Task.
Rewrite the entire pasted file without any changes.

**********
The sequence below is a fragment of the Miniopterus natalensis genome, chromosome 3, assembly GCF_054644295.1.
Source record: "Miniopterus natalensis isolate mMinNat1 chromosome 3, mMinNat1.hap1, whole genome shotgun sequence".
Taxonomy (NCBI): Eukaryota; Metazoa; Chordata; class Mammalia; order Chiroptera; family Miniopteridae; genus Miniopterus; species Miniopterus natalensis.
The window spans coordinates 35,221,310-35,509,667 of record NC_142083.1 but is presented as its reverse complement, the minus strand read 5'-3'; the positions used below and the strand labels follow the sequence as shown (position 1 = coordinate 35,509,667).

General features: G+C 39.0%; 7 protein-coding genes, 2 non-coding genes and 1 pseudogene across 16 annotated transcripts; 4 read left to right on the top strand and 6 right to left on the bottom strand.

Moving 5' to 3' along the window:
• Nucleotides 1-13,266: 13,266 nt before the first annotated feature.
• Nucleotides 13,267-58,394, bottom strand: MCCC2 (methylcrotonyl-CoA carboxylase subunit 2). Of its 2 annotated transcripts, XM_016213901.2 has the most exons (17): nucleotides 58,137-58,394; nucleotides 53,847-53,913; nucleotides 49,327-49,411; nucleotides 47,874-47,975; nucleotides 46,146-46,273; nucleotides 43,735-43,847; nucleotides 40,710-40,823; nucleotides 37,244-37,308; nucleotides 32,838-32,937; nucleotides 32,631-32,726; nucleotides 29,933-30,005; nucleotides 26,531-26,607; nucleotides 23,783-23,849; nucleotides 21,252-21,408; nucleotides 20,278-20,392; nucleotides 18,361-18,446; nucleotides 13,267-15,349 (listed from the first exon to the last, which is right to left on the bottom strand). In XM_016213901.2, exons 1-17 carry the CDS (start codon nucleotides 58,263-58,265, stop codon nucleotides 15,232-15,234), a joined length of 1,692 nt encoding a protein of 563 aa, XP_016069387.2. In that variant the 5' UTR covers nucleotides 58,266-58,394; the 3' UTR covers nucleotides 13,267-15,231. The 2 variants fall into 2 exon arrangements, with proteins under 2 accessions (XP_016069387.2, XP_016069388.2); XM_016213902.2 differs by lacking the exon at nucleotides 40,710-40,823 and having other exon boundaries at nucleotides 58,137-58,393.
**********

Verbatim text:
The sequence below is a fragment of the Miniopterus natalensis genome, chromosome 3, assembly GCF_054644295.1.
Source record: "Miniopterus natalensis isolate mMinNat1 chromosome 3, mMinNat1.hap1, whole genome shotgun sequence".
Taxonomy (NCBI): Eukaryota; Metazoa; Chordata; class Mammalia; order Chiroptera; family Miniopteridae; genus Miniopterus; species Miniopterus natalensis.
The window spans coordinates 35,221,310-35,509,667 of record NC_142083.1 but is presented as its reverse complement, the minus strand read 5'-3'; the positions used below and the strand labels follow the sequence as shown (position 1 = coordinate 35,509,667).

General features: G+C 39.0%; 7 protein-coding genes, 2 non-coding genes and 1 pseudogene across 16 annotated transcripts; 4 read left to right on the top strand and 6 right to left on the bottom strand.

Moving 5' to 3' along the window:
• Nucleotides 1-13,266: 13,266 nt before the first annotated feature.
• Nucleotides 13,267-58,394, bottom strand: MCCC2 (methylcrotonyl-CoA carboxylase subunit 2). Of its 2 annotated transcripts, XM_016213901.2 has the most exons (17): nucleotides 58,137-58,394; nucleotides 53,847-53,913; nucleotides 49,327-49,411; nucleotides 47,874-47,975; nucleotides 46,146-46,273; nucleotides 43,735-43,847; nucleotides 40,710-40,823; nucleotides 37,244-37,308; nucleotides 32,838-32,937; nucleotides 32,631-32,726; nucleotides 29,933-30,005; nucleotides 26,531-26,607; nucleotides 23,783-23,849; nucleotides 21,252-21,408; nucleotides 20,278-20,392; nucleotides 18,361-18,446; nucleotides 13,267-15,349 (listed from the first exon to the last, which is right to left on the bottom strand). In XM_016213901.2, exons 1-17 carry the CDS (start codon nucleotides 58,263-58,265, stop codon nucleotides 15,232-15,234), a joined length of 1,692 nt encoding a protein of 563 aa, XP_016069387.2. In that variant the 5' UTR covers nucleotides 58,266-58,394; the 3' UTR covers nucleotides 13,267-15,231. The 2 variants fall into 2 exon arrangements, with proteins under 2 accessions (XP_016069387.2, XP_016069388.2); XM_016213902.2 differs by lacking the exon at nucleotides 40,710-40,823 and having other exon boundaries at nucleotides 58,137-58,393.